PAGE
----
Uzbekistan: Tashkent Pressured Over Human Rights Ahead of Germany Visit
As a senior Uzbek government official touches down in Berlin on May 24, he is heading into a storm of controversy over Uzbekistan’s human rights record. The release of an Uzbek dissident ahead of the trip has not tempered the row, with revelations of his ill treatment behind bars further stoking the ire of activists.
Rights watchdogs are urging Berlin to use the visit of Vladimir Norov, Uzbekistan’s first deputy foreign minister, to pressure Tashkent to improve its record.
“Hosting high-level officials from Uzbekistan comes with a duty to speak out about the government’s atrocious rights record,” Steve Swerdlow, Uzbekistan researcher at Human Rights Watch (HRW), said in a statement on May 20. “Germany needs to let Uzbekistan know that there will be no more business as usual.”
Campaigners accuse Berlin of cozying up to Tashkent to protect Germany’s geopolitical interests, namely its airbase at Termez, used to ferry troops into Afghanistan.
Tashkent has made a tidy profit from the German military presence. From 2005 to 2009 Berlin paid 67.9 million euros for costs associated with the base, according to a document released by the German military earlier this year. It paid a further 25.9 million euros in 2010, and from 2011 it is shelling out an annual 15.95 million euros for the lease alone, not including associated costs.
Germany retained the right to use the facility even after the United States was ejected from its airbase at Khanabad following Washington’s criticism of the violent crushing of a protest in Andijan in 2005.
The Uzbek government denied using undue force in Andijan, saying it was suppressing an Islamic uprising. Rights activists dismissed that allegation, accusing Tashkent of opening fire on unarmed protestors. They also cast doubt on the official death toll of 187.
The European Union imposed sanctions on Uzbekistan over the violence, including a ban on top officials visiting member states. Berlin controversially waived the ban for Interior Minister Zokir Almatov, allowing him to travel to Germany for medical treatment on humanitarian grounds in 2005. Germany was also instrumental in lobbying for the sanctions to be lifted in 2009.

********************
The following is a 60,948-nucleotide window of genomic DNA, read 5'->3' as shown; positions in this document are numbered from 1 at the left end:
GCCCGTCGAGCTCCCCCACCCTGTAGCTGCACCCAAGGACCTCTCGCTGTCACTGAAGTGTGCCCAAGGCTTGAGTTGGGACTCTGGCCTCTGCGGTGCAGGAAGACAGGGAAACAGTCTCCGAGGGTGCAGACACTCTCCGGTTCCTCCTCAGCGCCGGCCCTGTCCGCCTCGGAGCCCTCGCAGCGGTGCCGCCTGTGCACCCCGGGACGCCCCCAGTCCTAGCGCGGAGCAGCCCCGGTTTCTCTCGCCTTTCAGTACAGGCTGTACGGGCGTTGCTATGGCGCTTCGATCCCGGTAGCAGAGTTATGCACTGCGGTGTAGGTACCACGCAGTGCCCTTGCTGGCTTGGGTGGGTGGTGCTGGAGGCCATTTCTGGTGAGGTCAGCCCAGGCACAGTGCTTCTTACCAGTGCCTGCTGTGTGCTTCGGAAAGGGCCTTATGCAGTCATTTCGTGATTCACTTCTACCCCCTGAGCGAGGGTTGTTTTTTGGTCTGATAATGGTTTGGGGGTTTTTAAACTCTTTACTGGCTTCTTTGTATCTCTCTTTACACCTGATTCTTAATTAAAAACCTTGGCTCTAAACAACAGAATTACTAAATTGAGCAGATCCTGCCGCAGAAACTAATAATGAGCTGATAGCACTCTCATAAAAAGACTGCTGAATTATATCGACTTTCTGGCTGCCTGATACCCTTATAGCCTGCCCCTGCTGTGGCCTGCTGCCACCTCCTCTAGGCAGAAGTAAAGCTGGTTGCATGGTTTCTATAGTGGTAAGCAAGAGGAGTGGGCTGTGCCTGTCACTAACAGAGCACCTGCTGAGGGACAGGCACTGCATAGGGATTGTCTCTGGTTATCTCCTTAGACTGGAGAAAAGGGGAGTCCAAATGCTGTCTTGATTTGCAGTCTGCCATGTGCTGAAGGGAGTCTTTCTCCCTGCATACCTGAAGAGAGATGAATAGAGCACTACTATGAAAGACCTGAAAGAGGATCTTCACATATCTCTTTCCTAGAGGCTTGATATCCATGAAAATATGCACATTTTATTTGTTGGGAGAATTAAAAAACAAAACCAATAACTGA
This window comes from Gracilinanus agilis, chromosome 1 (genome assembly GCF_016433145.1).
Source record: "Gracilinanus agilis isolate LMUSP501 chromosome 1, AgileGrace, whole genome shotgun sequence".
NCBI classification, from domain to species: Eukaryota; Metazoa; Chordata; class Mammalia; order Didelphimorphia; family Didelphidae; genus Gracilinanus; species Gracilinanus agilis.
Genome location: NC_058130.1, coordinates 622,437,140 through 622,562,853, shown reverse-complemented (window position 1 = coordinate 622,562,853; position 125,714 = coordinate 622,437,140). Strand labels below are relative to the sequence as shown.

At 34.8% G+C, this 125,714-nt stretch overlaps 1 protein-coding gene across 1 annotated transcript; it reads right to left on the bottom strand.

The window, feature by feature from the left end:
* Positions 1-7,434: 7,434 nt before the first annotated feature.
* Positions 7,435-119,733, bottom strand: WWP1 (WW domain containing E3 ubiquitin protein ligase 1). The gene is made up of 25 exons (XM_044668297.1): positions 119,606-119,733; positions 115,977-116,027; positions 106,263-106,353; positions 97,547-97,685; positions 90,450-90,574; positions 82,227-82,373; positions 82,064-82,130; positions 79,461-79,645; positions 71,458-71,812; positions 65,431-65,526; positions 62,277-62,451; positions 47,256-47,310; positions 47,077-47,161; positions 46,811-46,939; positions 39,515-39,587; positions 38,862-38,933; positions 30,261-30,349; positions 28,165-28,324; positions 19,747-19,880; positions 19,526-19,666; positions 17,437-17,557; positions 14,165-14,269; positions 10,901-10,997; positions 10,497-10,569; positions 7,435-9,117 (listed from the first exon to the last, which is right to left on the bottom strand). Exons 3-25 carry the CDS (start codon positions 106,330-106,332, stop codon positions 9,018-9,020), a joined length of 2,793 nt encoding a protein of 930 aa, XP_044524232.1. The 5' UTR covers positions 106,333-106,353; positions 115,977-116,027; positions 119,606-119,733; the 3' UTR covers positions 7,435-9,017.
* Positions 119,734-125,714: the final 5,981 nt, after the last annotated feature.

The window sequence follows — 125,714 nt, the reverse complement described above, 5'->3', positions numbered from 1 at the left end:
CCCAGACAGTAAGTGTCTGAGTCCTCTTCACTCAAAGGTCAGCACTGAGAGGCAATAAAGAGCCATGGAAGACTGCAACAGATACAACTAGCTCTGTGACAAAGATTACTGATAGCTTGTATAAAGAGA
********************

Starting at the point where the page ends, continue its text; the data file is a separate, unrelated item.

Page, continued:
The German Embassy in Tashkent did not immediately respond to a request for comment on Uzbekistan’s human rights record. The Uzbek government denies abuses and says it is forced to take a tough line to confront the threat of Islamic extremism.
As the sixth anniversary of Andijan passed on May 13, HRW urged the EU and the United States to “re-examine their relationships with the Uzbek government in light of its atrocious rights record.”
“The EU and the US have to hold the Uzbek government to account for the Andijan massacre and for the unrelenting repression that continues to this day," said Rachel Denber, acting Europe and Central Asia director at HRW, whose Uzbekistan office was shut down by the Uzbek government in March.
Advocates are concerned that human rights are dropping down the agenda due to Uzbekistan’s strategic significance as a link in the Northern Distribution Network, used to supply NATO troops in Afghanistan.
While western officials rarely criticize Uzbekistan over human rights publically, behind-the-scenes diplomacy may be paying off, however.
On May 19 dissident poet Yusuf Juma was released from Uzbekistan’s notorious Jaslyk prison three years into a five-year sentence on charges activists viewed as trumped up, and immediately forced into exile.
In an interview with the independent Uznews.net website, Juma linked his release to a visit to Tashkent by US Secretary of State Hillary Clinton in December 2010, and said a US diplomat had facilitated his departure for the United States.
Tashkent summarily stripped him and his accompanying daughter and four-year-old grandson of citizenship before they left, and his conviction on charges of causing bodily harm, failing to obey an official and insult still stands.
Campaigners viewed the case as a reprisal for his bitingly satirical poems, sometimes directed against strongman President Islam Karimov personally.
“Thank heaven, our king has turned out to be a patriot; he has been ruling for 100 years,” reads one poem in Uzbek called Yol (Path), adding sarcastically that “even the blind can see his good deeds.”
Juma told Uznews.net that he had been subjected to physical violence in prison, highlighting concerns about the fate of others who remain behind bars in a country where the UN Committee Against Torture found “numerous, ongoing and consistent allegations concerning the routine use of torture” in November 2007. Tashkent denies systematic abuse.
On May 19 four German parliamentarians wrote to Chancellor Angela Merkel urging her to address “continued and widespread human rights violations” in Uzbekistan and “raise with the Uzbek government the cases of 13 imprisoned human rights defenders.”
“Germany must maintain a principled position towards the protection of fundamental human rights in Uzbekistan,” the parliamentarians wrote.
An English translation of the letter was published by the Washington-based Freedom Now legal advocacy organization, which represents one of the 13. Akzam Turgunov, formerly a public defender, is serving a 10-year prison sentence on extortion charges critics view as fabricated.
The parliamentarians alleged that after his arrest an interrogator poured boiling water on his neck and back. The charge had a sinister echo of the case of Muzafar Avazov, who died in Jaslyk prison in 2002; doctors who viewed the corpse said it bore signs of having been immersed in boiling water.